You are about to publish a Bach recital with  baroque ensemble Concerto Köln. Is it important foryou to sing this repertoire with period instruments ?

I always want to be versatile in my artistry and open for all kind of instrumentation and sound. I experienced that a Bach aria sounds often completely different when it is played in 415 Hz instead of 443 Hz. Period instruments create a very warm and special sound which I like a lot. Interestingly, a cellist recently told me that there was a viola player in the orchestra in the Bavarian State Opera who played on gut strings in 1985. So I think we should not absolutely separate period from modern instruments. In the end, it is in the hands and the brain of good players how to deal with an instrument and how to express themselves, despite if they play on a period or modern instruments.

Would you like to sing more opera in the future, and which roles ?

Yes, I am convinced I will do it again, as I have done quite a lot of opera productions after starting off as a singer. Next year I will sing Guglielmo in Mozart’s Cosi fan tutte in London.  However, for various reasons, I right now focus more on concert and orchestral work. It is always easier to expand than the opposite. I very often use the image of painting : singing song is like using a very small brush for watercolors, everything is very refined. Singing opera, you have to think bigger, in longer bows like a painter using a big brush on oil-based-paintings. There are definitely some opera roles, I would like to sing again or learn for the first time : Monteverdi’s Orfeo, Mozart’s Don Giovanni and Conte Almaviva, Debussy’s Pelléas, Wagner’s Wolfram and Britten’s Billy Budd to name just a few. And I am looking now even more forward to start with the big canvas soon!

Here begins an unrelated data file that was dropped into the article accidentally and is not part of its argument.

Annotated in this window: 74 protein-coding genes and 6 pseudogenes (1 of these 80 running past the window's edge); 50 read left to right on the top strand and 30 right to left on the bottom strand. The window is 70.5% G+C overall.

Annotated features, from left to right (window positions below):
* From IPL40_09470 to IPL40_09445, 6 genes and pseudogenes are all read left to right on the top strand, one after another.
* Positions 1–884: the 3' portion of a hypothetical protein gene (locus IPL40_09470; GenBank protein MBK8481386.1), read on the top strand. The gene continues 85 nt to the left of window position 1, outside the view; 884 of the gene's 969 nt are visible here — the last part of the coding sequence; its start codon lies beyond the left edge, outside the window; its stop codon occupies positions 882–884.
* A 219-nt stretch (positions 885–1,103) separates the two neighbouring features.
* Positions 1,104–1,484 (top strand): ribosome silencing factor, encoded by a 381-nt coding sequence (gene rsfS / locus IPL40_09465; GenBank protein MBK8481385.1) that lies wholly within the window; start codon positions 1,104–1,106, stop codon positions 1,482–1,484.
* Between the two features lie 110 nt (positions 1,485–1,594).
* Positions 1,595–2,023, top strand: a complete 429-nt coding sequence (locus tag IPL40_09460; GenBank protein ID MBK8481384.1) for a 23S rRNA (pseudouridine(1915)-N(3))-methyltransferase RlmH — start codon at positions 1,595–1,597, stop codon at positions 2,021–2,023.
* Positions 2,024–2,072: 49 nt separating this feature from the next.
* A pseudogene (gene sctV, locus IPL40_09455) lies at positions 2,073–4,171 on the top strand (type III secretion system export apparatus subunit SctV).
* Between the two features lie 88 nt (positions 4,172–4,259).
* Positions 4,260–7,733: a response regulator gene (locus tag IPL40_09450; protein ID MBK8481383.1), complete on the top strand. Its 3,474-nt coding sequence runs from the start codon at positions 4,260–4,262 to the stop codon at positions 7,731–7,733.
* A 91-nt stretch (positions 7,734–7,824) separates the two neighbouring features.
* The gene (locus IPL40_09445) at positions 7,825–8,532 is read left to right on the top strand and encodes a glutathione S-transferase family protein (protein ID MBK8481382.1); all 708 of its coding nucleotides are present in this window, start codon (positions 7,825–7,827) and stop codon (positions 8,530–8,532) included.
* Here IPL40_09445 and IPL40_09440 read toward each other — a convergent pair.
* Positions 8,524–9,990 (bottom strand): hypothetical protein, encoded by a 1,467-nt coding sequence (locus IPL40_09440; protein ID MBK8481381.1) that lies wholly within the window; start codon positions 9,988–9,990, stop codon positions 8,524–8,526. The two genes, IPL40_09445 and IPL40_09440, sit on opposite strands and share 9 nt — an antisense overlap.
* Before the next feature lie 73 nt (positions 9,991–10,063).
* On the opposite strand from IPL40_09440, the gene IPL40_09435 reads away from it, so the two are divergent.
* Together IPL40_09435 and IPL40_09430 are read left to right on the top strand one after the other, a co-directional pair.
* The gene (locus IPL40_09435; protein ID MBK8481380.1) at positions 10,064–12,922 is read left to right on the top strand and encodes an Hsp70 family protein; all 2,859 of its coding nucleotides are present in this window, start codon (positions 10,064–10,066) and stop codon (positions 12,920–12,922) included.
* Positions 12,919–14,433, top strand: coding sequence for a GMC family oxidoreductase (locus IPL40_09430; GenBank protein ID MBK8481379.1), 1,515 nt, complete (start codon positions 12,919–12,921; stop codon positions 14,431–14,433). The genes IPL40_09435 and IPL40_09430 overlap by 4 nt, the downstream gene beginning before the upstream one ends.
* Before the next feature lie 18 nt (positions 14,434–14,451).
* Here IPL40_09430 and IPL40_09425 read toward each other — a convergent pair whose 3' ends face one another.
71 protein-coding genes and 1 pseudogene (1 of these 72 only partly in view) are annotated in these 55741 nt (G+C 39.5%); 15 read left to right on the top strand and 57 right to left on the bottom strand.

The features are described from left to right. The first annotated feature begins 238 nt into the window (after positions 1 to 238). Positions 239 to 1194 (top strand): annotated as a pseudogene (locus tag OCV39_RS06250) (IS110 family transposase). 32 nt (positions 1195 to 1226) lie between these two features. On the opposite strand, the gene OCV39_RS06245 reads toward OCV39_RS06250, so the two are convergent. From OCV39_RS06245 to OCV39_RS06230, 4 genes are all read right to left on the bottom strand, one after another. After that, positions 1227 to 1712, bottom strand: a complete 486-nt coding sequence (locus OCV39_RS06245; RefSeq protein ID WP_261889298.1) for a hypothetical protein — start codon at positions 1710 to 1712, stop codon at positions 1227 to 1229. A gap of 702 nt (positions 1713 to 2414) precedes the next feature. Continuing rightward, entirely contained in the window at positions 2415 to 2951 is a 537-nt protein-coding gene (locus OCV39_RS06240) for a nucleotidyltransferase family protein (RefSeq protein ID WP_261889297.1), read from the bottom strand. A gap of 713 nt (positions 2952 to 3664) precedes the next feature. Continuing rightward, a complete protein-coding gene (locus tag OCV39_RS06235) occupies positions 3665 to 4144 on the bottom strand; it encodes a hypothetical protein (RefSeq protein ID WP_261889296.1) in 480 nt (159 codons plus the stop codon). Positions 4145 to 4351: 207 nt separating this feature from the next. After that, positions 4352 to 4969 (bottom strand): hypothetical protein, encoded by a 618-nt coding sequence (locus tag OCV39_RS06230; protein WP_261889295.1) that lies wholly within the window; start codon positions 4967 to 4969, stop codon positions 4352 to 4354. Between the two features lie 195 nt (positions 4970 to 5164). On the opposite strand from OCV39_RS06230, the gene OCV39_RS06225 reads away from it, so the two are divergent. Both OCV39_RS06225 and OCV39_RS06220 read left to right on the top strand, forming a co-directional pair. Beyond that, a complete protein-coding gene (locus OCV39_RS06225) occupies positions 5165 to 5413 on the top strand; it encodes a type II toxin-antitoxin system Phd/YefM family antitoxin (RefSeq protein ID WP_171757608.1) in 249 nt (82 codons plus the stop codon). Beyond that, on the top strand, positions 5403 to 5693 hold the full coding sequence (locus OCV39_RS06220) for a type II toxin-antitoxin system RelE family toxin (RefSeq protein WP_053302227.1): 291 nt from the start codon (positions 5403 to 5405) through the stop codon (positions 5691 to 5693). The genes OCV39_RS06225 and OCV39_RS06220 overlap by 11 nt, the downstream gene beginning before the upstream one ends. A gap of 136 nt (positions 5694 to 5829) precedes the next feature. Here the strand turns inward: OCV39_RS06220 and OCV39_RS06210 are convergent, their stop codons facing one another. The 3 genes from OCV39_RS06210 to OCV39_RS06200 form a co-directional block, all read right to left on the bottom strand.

What are your main projects today and which artists would you like to work with ?

My problem is that I have too many ideas for projects at the same time. These days, I am already putting together a programm for my next album, which is always exciting. I also try to expand the world of lieder, to make it accessible for many more listeners and to combine it with other art forms. I personally think that song recitals have a huge potential, more than most of other classical music genres. That is what I find also most fascinating with this art form. Together with a very famous German TV actor I am developing right now a new version of Schubert’s Winterreise with fascinating texts of an expedition in the 19th century. It doesn’t only widen my horizon but brings also a new dimension to listeners in the audience.